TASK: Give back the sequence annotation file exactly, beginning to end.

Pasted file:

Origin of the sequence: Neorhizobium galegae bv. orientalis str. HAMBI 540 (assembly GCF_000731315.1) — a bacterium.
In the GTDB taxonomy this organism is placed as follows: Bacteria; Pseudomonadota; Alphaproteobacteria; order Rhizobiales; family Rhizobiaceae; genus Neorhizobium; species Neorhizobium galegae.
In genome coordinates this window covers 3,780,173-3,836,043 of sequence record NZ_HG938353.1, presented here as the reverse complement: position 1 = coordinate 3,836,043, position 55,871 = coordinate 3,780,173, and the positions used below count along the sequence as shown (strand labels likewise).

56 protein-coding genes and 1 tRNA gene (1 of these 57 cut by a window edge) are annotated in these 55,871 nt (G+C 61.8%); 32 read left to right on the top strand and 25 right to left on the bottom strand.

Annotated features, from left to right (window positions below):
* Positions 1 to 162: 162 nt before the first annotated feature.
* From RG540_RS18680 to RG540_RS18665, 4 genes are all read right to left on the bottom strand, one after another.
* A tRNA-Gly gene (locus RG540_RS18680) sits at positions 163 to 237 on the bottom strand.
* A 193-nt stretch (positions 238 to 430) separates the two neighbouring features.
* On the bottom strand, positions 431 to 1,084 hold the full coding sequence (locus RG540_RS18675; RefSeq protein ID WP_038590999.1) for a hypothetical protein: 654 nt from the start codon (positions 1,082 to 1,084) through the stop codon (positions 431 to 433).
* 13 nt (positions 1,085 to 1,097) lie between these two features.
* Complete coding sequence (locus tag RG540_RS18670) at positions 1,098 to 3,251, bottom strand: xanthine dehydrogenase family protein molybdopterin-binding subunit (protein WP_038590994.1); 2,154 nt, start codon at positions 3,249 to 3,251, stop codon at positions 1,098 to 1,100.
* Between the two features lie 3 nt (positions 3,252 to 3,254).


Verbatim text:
Origin of the sequence: Neorhizobium galegae bv. orientalis str. HAMBI 540 (assembly GCF_000731315.1) — a bacterium.
In the GTDB taxonomy this organism is placed as follows: Bacteria; Pseudomonadota; Alphaproteobacteria; order Rhizobiales; family Rhizobiaceae; genus Neorhizobium; species Neorhizobium galegae.
In genome coordinates this window covers 3,780,173-3,836,043 of sequence record NZ_HG938353.1, presented here as the reverse complement: position 1 = coordinate 3,836,043, position 55,871 = coordinate 3,780,173, and the positions used below count along the sequence as shown (strand labels likewise).

56 protein-coding genes and 1 tRNA gene (1 of these 57 cut by a window edge) are annotated in these 55,871 nt (G+C 61.8%); 32 read left to right on the top strand and 25 right to left on the bottom strand.

Annotated features, from left to right (window positions below):
* Positions 1 to 162: 162 nt before the first annotated feature.
* From RG540_RS18680 to RG540_RS18665, 4 genes are all read right to left on the bottom strand, one after another.
* A tRNA-Gly gene (locus RG540_RS18680) sits at positions 163 to 237 on the bottom strand.
* A 193-nt stretch (positions 238 to 430) separates the two neighbouring features.
* On the bottom strand, positions 431 to 1,084 hold the full coding sequence (locus RG540_RS18675; RefSeq protein ID WP_038590999.1) for a hypothetical protein: 654 nt from the start codon (positions 1,082 to 1,084) through the stop codon (positions 431 to 433).
* 13 nt (positions 1,085 to 1,097) lie between these two features.
* Complete coding sequence (locus tag RG540_RS18670) at positions 1,098 to 3,251, bottom strand: xanthine dehydrogenase family protein molybdopterin-binding subunit (protein WP_038590994.1); 2,154 nt, start codon at positions 3,249 to 3,251, stop codon at positions 1,098 to 1,100.
* Between the two features lie 3 nt (positions 3,252 to 3,254).